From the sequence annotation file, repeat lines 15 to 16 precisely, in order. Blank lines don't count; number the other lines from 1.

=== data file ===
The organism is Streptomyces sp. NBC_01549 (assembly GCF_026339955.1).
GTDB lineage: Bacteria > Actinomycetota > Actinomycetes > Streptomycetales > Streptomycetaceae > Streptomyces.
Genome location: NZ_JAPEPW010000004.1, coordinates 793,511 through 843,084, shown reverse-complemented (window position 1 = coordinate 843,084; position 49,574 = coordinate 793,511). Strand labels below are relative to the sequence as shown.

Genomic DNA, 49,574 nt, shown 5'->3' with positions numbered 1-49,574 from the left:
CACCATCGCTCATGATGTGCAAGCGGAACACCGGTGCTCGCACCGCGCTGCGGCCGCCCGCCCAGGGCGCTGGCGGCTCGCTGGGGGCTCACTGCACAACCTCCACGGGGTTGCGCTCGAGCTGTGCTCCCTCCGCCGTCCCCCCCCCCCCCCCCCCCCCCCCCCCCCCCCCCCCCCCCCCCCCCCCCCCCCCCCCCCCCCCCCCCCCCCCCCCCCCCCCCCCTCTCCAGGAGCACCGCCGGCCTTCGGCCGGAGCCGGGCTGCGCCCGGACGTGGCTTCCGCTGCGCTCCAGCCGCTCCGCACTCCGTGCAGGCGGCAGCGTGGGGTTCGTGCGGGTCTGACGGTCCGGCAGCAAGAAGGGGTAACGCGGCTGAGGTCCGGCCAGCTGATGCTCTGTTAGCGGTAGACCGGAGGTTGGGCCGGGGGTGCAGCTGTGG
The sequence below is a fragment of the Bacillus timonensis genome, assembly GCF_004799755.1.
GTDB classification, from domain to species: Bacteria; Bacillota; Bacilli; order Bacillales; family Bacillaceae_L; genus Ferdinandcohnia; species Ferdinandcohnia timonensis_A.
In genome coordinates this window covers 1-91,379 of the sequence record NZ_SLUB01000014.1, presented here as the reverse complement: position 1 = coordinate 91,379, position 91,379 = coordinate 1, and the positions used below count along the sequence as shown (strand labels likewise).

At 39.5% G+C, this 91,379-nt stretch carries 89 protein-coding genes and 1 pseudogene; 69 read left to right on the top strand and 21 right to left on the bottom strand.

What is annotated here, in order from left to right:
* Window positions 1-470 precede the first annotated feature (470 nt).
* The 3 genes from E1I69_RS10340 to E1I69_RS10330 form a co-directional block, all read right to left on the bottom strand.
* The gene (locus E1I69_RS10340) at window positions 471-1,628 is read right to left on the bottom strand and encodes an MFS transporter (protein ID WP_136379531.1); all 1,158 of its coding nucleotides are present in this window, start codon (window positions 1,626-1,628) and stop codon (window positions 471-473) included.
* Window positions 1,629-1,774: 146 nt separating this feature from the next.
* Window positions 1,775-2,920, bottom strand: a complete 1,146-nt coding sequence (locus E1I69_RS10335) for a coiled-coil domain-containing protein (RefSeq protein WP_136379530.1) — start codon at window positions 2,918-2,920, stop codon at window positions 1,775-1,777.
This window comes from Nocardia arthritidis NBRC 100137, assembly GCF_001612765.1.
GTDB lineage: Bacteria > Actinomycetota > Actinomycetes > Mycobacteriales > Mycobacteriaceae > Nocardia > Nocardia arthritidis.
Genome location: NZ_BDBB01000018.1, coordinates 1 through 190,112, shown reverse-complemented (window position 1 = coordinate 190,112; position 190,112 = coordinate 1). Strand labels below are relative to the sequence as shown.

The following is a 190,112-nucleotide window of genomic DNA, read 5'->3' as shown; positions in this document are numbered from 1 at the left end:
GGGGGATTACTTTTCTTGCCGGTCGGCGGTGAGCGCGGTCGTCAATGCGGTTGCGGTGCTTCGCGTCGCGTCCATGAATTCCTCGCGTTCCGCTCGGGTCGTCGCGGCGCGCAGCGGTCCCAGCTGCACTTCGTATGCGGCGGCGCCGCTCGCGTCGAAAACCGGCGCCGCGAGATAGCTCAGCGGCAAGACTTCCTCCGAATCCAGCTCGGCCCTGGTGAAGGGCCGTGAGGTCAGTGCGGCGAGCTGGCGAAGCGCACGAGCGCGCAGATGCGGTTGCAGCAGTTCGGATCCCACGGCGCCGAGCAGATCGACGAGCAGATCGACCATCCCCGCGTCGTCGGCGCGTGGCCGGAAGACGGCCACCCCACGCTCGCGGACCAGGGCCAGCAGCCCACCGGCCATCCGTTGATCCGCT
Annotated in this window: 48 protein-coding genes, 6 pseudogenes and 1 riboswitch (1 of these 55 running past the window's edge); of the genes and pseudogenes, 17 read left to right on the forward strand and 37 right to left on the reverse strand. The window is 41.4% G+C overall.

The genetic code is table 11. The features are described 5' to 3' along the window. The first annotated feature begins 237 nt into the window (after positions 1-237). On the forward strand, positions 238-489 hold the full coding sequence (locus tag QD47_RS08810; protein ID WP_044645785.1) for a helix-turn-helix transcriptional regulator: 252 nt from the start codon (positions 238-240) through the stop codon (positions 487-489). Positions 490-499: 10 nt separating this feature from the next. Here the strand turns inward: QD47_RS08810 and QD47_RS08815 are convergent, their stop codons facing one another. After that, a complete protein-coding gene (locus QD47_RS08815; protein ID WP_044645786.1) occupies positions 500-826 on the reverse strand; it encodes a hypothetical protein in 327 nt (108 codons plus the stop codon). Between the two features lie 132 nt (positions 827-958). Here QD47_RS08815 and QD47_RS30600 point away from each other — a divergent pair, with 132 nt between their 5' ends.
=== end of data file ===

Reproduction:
* Window positions 1,775-2,920, bottom strand: a complete 1,146-nt coding sequence (locus E1I69_RS10335) for a coiled-coil domain-containing protein (RefSeq protein WP_136379530.1) — start codon at window positions 2,918-2,920, stop codon at window positions 1,775-1,777.
This window comes from Nocardia arthritidis NBRC 100137, assembly GCF_001612765.1.